As both parts of the title make pretty clear, Aang, the avatar, the last airbender, is the main character. He's a kid, though, and despite the serious moments, a great deal of the humor comes from him and his buddies, who are mostly kids as well. Aang and friends fight a lot of battles and face some serious enemies, but part of the charm of the show is that they still don't grow up. By the conclusion of the show, Aang has just fought in pretty much the best superpowered showdown I've seen—yes, it blows anything in the movies or other TV shows out of the water—but I can easily see him going out the next day to play pranks on someone or laugh at someone who gets sneezed on by his giant flying bison (which happens more than once in the show). I see this approach as key to how the show operates. One of the biggest problems facing this kind of story is what to do with a superpowered character; Superman has his kryptonite, which gets tiresome since it has to be trotted out so often, and Heroes has stumbled on this issue as well. See my comments on Heroes below—I've lost track of the show, but apparently the show's creators gave the most powerful character a case of "little kid's mind in a grown-up's body," and if that's considered a knockout blow, then that's an insult to Aang. He does quite fine on his bending skills with his twelve-year-old mind, thank you very much; the crux of each story line is often his emotional immaturity or the sheer amount of bending he has yet to learn, but his age is never his kryptonite.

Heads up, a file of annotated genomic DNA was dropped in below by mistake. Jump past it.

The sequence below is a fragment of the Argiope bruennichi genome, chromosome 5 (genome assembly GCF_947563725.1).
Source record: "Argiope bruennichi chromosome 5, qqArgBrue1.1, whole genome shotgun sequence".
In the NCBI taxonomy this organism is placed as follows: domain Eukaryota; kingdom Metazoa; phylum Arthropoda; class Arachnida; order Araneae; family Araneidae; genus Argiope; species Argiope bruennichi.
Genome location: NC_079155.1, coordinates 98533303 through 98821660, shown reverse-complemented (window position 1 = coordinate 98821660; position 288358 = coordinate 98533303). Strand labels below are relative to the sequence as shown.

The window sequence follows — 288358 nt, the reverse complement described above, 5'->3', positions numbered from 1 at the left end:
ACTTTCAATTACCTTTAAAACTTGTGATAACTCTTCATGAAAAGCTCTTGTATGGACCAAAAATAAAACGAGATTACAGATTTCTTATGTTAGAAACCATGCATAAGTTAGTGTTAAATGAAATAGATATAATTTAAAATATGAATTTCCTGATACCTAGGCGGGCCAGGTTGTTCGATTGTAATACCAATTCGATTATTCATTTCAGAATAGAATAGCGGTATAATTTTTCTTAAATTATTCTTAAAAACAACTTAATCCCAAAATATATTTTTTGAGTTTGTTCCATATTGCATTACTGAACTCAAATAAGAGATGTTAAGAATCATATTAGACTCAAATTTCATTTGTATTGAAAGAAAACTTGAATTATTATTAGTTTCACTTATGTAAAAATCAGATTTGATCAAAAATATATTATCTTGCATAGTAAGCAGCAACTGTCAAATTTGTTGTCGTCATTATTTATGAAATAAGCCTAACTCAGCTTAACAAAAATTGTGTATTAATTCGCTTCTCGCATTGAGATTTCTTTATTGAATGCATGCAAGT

Prince Zuko, exiled by his father the Fire Lord, is the other key character of the show. In fact, a lot of the interesting aspects of character development are handed off to him. In the first season of the show, he's consumed with the desire to revenge his honor and regain his father's respect, and he's convinced that if he catches the Avatar and makes him knuckle under to the Fire Nation, all will be resolved. It's not quite that simple, though: his uncle Iroh, his fellow exile, is convinced that he can train Zuko to become a responsible, honorable young man, and Iroh's idea of honor is not the same as the Fire Lord's. The changes in Zuko's character are telegraphed from the very beginning, but the developments are handled well all the way along, and the twists and turns are given room to breathe. Just like it's rare to see a story do a good job with powerful characters, it's not often that a show has antagonists as compelling as Zuko and his father.